In my May 31 article, Mediterranean Blues, I suggested that one possible reason why the P.I.I.G.S. of Europe (Portugal, Ireland, Italy, Greece, Spain) might be in financial and political turmoil is because of political corruption and over-borrowing. Over borrowing had been used to create artificial prosperity in the PIIGS’ economies for political gain – in a democracy, prosperity leads to re-election. Political corruption was doing to Europe what mortgage lending corruption had done to the USA: endangering the banking system and ruining the economies. Under my scenario, the nations of southern Europe were taking advantage of the good credit of the nations of the north. But there is another, more sinister possibility.
Perhaps the nations of northern Europe have intentionally victimised the nations of the south.
Costas Los, President and Chairman of the marine insurance company The Strike Club, offered a “more European” way of looking at the over-leveraging of the Mediterranean nations. He reminded me of a by-gone era in Europe: the era of European empire building; the days when Europeans colonized the world. He suggested that the same gene that inspired the Spanish Conquistadores, the British Empire on which the sun never set, France’s Napoleonic era and the German Third Reich; this same gene might be responsible for today’s European debt crisis.
Here’s what he inferred: the imperialist nations of northern Europe recognized that the southern European have-not southern European nations were asset rich and cash poor. With this in mind, the northern nations loaned the Mediterranean nations money they knew would never be repaid. Their goal was the confiscation of assets. Inevitably the Greeks and Italians would be unable to pay and their assets would come under the control of the lenders, the northern nations. Instead of Napoleonic or Nazi armies, this invasion would be done by an army of blue suited bankers. But the result would be the same: the Mediterranean nations’ assets would come under the control of the North Sea nations. Bankers’ imperialism.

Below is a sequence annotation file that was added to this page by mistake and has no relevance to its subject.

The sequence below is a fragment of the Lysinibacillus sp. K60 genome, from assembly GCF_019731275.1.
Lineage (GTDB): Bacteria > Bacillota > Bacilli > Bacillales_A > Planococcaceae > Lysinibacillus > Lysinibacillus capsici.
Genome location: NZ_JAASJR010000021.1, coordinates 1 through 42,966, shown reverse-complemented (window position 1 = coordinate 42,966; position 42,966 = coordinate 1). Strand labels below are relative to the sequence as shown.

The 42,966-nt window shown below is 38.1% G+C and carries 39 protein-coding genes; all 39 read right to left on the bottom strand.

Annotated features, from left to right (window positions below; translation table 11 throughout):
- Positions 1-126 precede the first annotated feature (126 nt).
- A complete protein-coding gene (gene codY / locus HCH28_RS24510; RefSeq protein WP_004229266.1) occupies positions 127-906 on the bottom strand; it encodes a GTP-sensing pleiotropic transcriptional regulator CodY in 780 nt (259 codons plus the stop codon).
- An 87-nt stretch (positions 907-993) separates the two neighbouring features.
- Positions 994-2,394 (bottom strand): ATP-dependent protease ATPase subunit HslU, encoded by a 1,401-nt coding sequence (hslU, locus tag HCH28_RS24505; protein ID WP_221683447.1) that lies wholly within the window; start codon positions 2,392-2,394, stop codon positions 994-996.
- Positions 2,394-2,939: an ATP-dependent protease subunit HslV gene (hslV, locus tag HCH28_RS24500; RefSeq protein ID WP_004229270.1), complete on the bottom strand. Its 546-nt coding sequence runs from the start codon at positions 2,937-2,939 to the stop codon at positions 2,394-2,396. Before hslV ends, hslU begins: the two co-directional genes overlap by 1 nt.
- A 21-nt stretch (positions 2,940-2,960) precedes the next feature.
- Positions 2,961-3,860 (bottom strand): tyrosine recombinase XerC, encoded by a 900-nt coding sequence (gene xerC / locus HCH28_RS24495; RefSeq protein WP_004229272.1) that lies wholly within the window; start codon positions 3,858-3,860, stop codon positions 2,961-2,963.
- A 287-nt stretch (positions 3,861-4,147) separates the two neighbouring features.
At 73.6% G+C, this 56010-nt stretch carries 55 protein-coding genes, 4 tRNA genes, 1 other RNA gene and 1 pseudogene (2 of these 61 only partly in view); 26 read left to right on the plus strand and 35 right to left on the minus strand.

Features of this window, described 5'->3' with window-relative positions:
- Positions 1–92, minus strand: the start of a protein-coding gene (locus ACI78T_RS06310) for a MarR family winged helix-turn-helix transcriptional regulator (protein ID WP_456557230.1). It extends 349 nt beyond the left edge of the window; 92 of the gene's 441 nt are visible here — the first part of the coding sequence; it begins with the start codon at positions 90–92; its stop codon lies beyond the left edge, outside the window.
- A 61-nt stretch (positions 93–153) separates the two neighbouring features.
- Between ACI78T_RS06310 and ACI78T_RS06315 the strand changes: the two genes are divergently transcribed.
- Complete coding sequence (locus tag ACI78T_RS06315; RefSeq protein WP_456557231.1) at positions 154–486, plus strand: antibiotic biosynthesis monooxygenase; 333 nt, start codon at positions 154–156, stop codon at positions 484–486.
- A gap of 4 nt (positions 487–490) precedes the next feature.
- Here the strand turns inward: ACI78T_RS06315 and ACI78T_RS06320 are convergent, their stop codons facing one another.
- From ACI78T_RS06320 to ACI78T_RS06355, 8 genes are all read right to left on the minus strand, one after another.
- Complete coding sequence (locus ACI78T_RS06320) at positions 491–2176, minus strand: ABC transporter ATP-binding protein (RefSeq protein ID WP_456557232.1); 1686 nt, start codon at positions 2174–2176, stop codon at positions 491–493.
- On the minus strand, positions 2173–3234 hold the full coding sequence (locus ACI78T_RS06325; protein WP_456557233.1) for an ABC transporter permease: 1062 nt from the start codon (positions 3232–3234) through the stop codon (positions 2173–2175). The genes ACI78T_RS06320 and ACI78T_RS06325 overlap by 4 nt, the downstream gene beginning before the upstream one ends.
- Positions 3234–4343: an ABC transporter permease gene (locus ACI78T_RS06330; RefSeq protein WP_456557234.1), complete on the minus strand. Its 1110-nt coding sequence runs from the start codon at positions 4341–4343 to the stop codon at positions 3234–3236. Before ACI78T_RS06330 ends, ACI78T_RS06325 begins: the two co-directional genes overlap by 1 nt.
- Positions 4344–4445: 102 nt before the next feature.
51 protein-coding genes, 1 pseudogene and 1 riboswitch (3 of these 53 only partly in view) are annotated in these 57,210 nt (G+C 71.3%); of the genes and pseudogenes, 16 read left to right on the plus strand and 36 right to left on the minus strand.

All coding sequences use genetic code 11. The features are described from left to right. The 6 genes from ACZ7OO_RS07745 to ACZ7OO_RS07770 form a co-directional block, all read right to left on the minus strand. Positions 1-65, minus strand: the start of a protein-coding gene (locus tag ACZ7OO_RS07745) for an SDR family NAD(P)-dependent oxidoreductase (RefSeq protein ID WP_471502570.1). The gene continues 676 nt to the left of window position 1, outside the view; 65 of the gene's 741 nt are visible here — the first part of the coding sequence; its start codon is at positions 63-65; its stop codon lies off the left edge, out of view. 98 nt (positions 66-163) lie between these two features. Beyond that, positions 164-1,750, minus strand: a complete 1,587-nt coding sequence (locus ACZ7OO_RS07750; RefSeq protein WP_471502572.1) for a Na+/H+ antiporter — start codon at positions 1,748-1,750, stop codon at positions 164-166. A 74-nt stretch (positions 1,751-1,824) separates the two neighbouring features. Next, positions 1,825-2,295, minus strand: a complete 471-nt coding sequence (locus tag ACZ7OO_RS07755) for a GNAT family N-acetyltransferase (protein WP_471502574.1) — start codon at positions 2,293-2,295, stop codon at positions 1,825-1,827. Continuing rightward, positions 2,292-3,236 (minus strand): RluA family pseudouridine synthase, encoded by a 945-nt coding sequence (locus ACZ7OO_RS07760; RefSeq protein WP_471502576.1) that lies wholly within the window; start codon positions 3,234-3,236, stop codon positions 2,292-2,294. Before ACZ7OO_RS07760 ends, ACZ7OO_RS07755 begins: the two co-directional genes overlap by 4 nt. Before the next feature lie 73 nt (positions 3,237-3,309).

Thank you, Costas, for this enlightening point of view. As North Americans, we often see the world from our own narrow prospective.
Ironically enough, that’s precisely what I encourage investors to do in my book, Beyond the Bull. I suggest that objective investors make more money than subjective investors. Objectivity allows us to make changes when we need to change. Who is responsible for Europe’s debt problems; the people of the north or the people of the south? If we think it is important for us to know, we should objectively examine both sides of the question. But one thing remains clear: who is responsible for our own personal finances. We are. And if the problems of Europe upset the financial system as the problems of the United States did in 2008/9, it is our responsibility to take action. We can’t afford to ride out yet another severe decline in the stock market. We need to take action.
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